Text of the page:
Now when Samuel got old, he appointed his sons to serve as Israel’s judges. 2 The name of his oldest son was Joel; the name of the second was Abijah. They served as judges in Beer-sheba. 3 But Samuel’s sons didn’t follow in his footsteps. They tried to turn a profit, they accepted bribes, and they perverted justice. 4 So all the Israelite elders got together and went to Samuel at Ramah. 5 They said to him, “Listen. You are old now, and your sons don’t follow in your footsteps. So appoint us a king to judge us like all the other nations have.” 6 It seemed very bad to Samuel when they said, “Give us a king to judge us,” so he prayed to the Lord. 7 The Lord answered Samuel, “Comply with the people’s request—everything they ask of you—because they haven’t rejected you. No, they’ve rejected me as king over them. 8 They are doing to you only what they’ve been doing to me from the day I brought them out of Egypt to this very minute, abandoning me and worshipping other gods. 9 So comply with their request, but give them a clear warning, telling them how the king will rule over them.” (Common English Bible)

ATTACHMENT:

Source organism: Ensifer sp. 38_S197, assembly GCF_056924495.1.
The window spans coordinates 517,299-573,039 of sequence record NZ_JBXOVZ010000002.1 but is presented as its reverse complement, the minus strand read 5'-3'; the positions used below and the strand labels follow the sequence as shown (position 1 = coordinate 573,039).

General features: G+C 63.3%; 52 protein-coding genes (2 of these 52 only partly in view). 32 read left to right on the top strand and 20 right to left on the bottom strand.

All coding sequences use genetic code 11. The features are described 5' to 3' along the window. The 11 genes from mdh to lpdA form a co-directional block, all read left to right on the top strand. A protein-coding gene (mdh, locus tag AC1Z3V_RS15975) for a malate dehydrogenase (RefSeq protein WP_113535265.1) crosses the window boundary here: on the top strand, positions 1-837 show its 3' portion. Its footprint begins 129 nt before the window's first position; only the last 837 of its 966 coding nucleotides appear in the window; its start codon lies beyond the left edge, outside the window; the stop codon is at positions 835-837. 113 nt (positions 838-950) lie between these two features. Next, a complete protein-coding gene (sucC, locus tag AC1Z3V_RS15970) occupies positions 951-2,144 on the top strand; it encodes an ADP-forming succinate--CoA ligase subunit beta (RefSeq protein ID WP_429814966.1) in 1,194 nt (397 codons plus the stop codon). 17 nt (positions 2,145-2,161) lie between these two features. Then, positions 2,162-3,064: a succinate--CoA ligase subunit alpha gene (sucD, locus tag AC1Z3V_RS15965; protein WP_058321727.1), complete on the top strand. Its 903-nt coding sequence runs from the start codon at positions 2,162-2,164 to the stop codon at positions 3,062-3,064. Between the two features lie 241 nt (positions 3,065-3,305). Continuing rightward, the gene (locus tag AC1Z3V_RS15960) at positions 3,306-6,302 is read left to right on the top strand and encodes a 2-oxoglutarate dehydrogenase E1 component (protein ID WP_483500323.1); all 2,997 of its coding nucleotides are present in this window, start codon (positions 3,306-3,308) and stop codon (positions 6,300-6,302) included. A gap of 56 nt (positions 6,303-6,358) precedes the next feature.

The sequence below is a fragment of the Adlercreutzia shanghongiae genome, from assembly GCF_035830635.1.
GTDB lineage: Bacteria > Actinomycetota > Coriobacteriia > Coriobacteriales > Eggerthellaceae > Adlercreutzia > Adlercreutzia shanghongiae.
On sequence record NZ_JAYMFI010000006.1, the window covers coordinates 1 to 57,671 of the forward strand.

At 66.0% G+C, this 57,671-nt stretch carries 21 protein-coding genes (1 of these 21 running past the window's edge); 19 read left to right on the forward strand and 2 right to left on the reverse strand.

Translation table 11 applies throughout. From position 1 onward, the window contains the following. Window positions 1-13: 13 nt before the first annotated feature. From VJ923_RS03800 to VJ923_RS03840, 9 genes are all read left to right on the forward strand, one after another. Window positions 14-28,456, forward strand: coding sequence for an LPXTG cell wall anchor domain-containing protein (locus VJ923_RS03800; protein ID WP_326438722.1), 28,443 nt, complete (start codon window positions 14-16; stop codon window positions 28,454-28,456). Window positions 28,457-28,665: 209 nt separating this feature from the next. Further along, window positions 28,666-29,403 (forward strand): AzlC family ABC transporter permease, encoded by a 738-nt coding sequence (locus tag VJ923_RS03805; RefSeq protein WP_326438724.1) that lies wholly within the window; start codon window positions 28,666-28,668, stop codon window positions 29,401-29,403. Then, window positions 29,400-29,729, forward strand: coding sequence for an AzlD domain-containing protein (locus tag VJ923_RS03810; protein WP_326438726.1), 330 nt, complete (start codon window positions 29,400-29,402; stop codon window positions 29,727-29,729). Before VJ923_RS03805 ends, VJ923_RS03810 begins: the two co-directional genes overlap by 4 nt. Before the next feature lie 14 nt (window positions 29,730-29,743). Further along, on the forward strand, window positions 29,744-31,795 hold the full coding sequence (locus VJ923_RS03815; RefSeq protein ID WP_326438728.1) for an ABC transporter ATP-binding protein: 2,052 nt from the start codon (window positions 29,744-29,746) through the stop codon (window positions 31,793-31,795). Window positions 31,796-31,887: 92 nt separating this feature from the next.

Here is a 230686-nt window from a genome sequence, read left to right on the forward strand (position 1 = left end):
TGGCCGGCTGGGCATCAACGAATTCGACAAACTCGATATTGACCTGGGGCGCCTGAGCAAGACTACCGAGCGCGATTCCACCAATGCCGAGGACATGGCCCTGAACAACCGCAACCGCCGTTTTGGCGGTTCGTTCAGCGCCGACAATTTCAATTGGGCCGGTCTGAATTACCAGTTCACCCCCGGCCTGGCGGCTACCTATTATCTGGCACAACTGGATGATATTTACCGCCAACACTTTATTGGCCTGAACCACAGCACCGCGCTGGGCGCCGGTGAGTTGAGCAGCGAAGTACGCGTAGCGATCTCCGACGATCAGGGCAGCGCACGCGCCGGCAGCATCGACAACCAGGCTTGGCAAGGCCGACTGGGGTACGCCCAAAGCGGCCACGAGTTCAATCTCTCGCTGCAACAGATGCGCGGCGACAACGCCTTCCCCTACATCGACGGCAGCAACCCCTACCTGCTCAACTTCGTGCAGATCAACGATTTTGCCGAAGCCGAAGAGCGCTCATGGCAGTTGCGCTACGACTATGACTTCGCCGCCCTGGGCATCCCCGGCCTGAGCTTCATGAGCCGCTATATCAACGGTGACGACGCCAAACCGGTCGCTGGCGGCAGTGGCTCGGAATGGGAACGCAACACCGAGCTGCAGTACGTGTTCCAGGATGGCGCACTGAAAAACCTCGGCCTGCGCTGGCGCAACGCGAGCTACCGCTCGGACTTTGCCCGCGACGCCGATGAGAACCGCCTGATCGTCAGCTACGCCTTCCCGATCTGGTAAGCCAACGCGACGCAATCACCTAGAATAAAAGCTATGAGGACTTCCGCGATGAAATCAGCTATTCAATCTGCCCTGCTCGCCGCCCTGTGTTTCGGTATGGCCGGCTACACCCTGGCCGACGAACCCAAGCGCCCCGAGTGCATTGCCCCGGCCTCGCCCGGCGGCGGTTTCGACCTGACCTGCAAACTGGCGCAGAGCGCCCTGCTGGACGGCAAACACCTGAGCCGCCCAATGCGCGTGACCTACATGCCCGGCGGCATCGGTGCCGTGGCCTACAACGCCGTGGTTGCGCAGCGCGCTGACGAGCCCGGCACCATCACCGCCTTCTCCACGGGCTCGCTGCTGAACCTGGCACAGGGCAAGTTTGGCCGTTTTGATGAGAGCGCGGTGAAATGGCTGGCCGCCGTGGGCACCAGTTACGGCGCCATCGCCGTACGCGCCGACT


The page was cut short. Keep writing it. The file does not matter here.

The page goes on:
“Heroes, not Kings: The Days of Israel’s Judges,” Week Nine
Today, to end our nine-week summer sermon series on the Judges, a brief history lesson. Especially given our government’s inexplicable ambivalence to accepting Mexico’s formal offer of assistance in the wake of Hurricane Harvey, it seems relevant.
The replacing of Juarez with Maximilian is reminiscent in many ways of Israel’s replacing of the judge—their last judge—Samuel with their first king, Saul. Samuel wasn’t getting any younger, and he was replaced by a far younger specimen who may have looked the part, but was ultimately disastrous for the country he was appointed to lead. And that archetype of a story continues to act as a cautionary tale, all the way up to nineteenth century Mexico and to the present.
Thanks be to God. Amen.
September 3, 2017